If you follow health news, chances are you are aware of the stunning increase in pharmaceutical costs. According to some experts, prescription drug costs have risen more than 40% over the last decade. DC is not immune to inflated drug prices, but the city does try to provide relief for some of its most vulnerable citizens. One prescription assistance program is being ushered into a local healthcare system with the hope of bringing down the costs (and anxiety) associated with medications.
Providence Health System (formerly Hospital) is now offering eligible patients access to free medications through the Dispensary of Hope program. Dispensary of Hope distributes donated medications to pharmacies that serve patients who are uninsured, low-income and chronically ill. Dispensary of Hope will operate in the Wellington Apothecary, located through the main entrance of the Providence campus in Northeast.
Dr. Tamarah Duperval-Brownlee, president and CEO of Providence Health System and chief community impact officer for Ascension Health, explained via press release that this dispensary is intended to defuse the stress surrounding medication costs. “A person’s lack of access to affordable medication is stressful and can lead to worsening health, as well as avoidable hospital readmissions and emergency room use. Our Community Charity Pharmacy stocked by Dispensary of Hope will play an integral part in making a positive impact for DC residents by improving access to prescription medications they may rely on each day and is another part of our transformation of Providence to better meet the needs of the community.”
Dispensary of Hope is a “charitable medication distributor” based in Nashville, Tennessee. The 12-year-old organization receives donations from pharmaceutical partners in the form of branded sample medications. The medications are then redistributed nationwide through a network of charitable pharmacies, safety-net clinics and outpatient pharmacies. The goal is to provide a stopgap measure for underinsured and uninsured people who need life-saving medications but lack the coverage. Ascension Health, Providence Health System’s operator, announced the program in early April.
Christopher Palombo, CEO of Dispensary of Hope, stated that the partnerships with Ascension and manufacturers keep the costs of the program completely covered. “This charity pharmacy dispensing location is made possible through the generosity of Ascension and by the continued and massive generosity of the generic pharmaceutical manufacturers, who provide all Dispensary of Hope medication 100% free to serve the national community.”
Surprisingly, this kind of program hasn’t caught on in most states. As of 2018, 38 states had enacted laws for prescription medication donation and reuse, but nearly half of those programs are not operational for various reasons including lack of awareness or lack of funding. A few states are finding success in medication redistribution. Georgia’s Good Pill Program has seen participation flourish in less than a year, with more than 1,000 patients enrolled.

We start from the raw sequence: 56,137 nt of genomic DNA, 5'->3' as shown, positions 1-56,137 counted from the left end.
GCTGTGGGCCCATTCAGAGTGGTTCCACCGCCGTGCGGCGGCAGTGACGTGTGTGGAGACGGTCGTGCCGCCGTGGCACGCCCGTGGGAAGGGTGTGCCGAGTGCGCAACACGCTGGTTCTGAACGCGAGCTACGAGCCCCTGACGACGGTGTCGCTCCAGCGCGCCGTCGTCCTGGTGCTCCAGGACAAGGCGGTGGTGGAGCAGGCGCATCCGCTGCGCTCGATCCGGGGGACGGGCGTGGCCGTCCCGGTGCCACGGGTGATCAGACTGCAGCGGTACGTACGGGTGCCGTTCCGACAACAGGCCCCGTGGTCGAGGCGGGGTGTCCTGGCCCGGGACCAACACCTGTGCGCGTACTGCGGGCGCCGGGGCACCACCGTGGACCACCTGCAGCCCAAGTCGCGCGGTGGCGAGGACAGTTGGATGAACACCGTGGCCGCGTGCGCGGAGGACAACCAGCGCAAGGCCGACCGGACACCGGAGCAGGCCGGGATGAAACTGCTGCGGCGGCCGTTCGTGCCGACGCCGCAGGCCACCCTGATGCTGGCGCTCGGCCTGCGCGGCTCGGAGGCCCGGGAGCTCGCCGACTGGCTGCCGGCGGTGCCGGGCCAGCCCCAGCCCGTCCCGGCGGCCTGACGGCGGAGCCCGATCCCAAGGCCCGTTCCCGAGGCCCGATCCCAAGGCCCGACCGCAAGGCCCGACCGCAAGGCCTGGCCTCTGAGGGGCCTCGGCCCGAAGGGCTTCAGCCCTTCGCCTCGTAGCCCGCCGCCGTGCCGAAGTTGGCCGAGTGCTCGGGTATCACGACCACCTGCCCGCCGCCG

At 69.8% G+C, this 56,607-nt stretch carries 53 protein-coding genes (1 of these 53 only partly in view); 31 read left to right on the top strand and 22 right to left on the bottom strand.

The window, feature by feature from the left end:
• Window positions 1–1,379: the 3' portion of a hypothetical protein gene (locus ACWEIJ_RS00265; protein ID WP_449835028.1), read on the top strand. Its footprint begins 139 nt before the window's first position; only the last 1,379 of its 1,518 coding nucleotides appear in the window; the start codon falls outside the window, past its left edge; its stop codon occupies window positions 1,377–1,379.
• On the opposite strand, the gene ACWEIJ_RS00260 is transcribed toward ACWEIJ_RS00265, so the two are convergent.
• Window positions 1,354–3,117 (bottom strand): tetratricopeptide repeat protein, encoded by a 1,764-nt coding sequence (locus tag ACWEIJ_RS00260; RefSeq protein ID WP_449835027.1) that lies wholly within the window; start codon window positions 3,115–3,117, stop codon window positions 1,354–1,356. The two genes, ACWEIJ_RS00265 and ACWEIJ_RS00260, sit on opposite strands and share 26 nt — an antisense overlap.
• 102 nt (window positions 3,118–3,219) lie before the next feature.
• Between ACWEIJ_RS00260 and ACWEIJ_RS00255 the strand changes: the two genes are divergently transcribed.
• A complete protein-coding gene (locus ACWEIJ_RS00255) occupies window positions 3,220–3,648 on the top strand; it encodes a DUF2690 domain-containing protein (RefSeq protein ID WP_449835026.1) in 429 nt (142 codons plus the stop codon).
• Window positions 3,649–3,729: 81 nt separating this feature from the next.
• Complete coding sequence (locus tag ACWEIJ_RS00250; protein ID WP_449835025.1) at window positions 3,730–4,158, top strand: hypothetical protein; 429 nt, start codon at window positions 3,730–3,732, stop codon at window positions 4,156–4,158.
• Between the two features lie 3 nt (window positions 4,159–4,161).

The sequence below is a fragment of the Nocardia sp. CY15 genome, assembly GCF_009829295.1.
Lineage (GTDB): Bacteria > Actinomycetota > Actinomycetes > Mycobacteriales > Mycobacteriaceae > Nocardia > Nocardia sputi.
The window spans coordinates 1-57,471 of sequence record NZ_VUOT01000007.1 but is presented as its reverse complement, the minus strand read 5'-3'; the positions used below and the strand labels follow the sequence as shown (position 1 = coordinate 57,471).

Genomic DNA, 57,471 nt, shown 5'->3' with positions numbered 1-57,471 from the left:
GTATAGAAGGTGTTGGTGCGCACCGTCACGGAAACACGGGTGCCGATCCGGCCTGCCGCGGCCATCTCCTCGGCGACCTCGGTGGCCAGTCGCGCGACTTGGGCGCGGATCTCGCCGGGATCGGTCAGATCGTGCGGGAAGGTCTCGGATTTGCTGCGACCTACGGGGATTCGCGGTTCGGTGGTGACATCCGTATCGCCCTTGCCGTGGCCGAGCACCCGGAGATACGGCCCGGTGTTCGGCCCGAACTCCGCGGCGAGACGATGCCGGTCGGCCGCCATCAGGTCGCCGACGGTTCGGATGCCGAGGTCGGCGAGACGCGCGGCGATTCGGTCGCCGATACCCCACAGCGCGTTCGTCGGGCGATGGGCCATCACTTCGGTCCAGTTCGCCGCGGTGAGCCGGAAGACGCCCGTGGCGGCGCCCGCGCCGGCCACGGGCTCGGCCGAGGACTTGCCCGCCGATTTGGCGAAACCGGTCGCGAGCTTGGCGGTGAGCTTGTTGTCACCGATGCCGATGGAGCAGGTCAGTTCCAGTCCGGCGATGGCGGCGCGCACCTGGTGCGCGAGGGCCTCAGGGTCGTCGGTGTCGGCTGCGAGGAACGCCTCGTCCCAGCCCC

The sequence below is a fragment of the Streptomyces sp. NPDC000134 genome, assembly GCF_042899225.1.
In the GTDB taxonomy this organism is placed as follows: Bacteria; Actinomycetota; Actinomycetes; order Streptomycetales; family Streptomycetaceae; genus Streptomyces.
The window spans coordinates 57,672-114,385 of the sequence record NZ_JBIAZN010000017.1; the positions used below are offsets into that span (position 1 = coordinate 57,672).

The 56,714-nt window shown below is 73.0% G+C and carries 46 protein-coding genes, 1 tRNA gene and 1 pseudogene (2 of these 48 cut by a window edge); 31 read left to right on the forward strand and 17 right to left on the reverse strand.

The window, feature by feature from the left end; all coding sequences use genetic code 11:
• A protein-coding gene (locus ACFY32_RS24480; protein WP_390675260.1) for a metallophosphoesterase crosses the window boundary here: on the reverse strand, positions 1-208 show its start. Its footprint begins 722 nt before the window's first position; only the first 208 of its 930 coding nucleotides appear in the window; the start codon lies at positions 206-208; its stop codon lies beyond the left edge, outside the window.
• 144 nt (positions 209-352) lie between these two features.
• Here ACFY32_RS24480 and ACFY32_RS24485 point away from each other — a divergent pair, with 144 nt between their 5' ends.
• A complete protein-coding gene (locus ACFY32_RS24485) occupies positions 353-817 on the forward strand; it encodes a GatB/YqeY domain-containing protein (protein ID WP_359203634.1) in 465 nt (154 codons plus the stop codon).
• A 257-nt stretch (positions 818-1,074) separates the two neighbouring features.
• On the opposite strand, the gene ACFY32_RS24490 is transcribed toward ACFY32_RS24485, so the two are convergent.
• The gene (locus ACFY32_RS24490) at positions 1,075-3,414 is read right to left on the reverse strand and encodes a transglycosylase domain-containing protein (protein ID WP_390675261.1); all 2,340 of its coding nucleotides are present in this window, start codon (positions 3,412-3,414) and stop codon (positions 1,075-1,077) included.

This isn’t the first time a prescription drug donation program has been considered in the District. Ward 4 Councilmember Brandon Todd (D) introduced legislation that would establish a pilot program within the Department of Health for the donation and redistribution of certain unused prescription medications to low-income residents. The Prescription Drug Donation Pilot Program Act of 2017 would have allowed any person, prescription drug manufacturer, pharmacy, healthcare provider or healthcare facility to donate medications. The Department of Health would be responsible for establishing guidelines for donation and distribution, maintaining an electronic database of all the names and quantity of the donated drugs, and establishing a procedure for the storage, inspection and safe dispensing of pharmaceutical products. After concerns were raised about the burden on local pharmacies and cost to run the program, the bill died in chambers.
Other programs in DC assist residents with getting a discount on prescription medication. The DC RX Card program offers discounts on brand name and generic medications. The savings average around 30%, with some discounts going as high as 75%.
DC AIDS Drug Assistance Program, also known as ADAP, is available through the Department of Health. The program pays for a client’s insurance premium and all co-payments and deductibles associated with drugs in the ADAP formulary. Other assistance programs include DC Healthy Families, DC Healthcare Alliance and Partnership for Prescription Assistance.
Ascension Health is working toward changing the face of healthcare in Ward 5 by closing the embattled Providence Hospital as we know it and transforming the property into a health village. This contemporary vision incorporates traditional primary, urgent and specialty healthcare along with structures that support prevention such as walking trails and recreation space.
If you would like more information about the free medication program, visit Providence’s website, http://www.provhosp.org/, or call 202-854-7000.
Candace Y.A. Montague is the health reporter for Capital Community News.